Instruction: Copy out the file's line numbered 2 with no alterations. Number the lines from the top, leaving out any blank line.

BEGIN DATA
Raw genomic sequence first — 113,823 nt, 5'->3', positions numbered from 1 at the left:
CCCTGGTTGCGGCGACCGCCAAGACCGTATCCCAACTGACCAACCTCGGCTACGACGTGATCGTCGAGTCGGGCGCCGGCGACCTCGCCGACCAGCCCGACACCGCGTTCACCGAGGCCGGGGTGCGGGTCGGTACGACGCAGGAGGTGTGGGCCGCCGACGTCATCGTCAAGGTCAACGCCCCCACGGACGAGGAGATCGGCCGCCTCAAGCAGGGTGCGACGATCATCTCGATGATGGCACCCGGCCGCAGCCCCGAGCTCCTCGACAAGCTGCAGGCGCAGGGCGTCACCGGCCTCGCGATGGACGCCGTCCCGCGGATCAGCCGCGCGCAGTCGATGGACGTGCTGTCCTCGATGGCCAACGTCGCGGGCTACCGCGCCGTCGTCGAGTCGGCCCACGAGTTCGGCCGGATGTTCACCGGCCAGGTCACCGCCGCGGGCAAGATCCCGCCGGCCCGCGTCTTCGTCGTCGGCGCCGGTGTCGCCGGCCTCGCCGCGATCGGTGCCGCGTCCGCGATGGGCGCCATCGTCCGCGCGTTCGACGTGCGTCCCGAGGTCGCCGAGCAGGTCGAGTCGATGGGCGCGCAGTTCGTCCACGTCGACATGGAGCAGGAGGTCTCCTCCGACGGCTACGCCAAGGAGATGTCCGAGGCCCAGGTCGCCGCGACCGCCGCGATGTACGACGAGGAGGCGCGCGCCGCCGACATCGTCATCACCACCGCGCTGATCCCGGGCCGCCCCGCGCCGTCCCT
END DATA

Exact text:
CCCTGGTTGCGGCGACCGCCAAGACCGTATCCCAACTGACCAACCTCGGCTACGACGTGATCGTCGAGTCGGGCGCCGGCGACCTCGCCGACCAGCCCGACACCGCGTTCACCGAGGCCGGGGTGCGGGTCGGTACGACGCAGGAGGTGTGGGCCGCCGACGTCATCGTCAAGGTCAACGCCCCCACGGACGAGGAGATCGGCCGCCTCAAGCAGGGTGCGACGATCATCTCGATGATGGCACCCGGCCGCAGCCCCGAGCTCCTCGACAAGCTGCAGGCGCAGGGCGTCACCGGCCTCGCGATGGACGCCGTCCCGCGGATCAGCCGCGCGCAGTCGATGGACGTGCTGTCCTCGATGGCCAACGTCGCGGGCTACCGCGCCGTCGTCGAGTCGGCCCACGAGTTCGGCCGGATGTTCACCGGCCAGGTCACCGCCGCGGGCAAGATCCCGCCGGCCCGCGTCTTCGTCGTCGGCGCCGGTGTCGCCGGCCTCGCCGCGATCGGTGCCGCGTCCGCGATGGGCGCCATCGTCCGCGCGTTCGACGTGCGTCCCGAGGTCGCCGAGCAGGTCGAGTCGATGGGCGCGCAGTTCGTCCACGTCGACATGGAGCAGGAGGTCTCCTCCGACGGCTACGCCAAGGAGATGTCCGAGGCCCAGGTCGCCGCGACCGCCGCGATGTACGACGAGGAGGCGCGCGCCGCCGACATCGTCATCACCACCGCGCTGATCCCGGGCCGCCCCGCGCCGTCCCT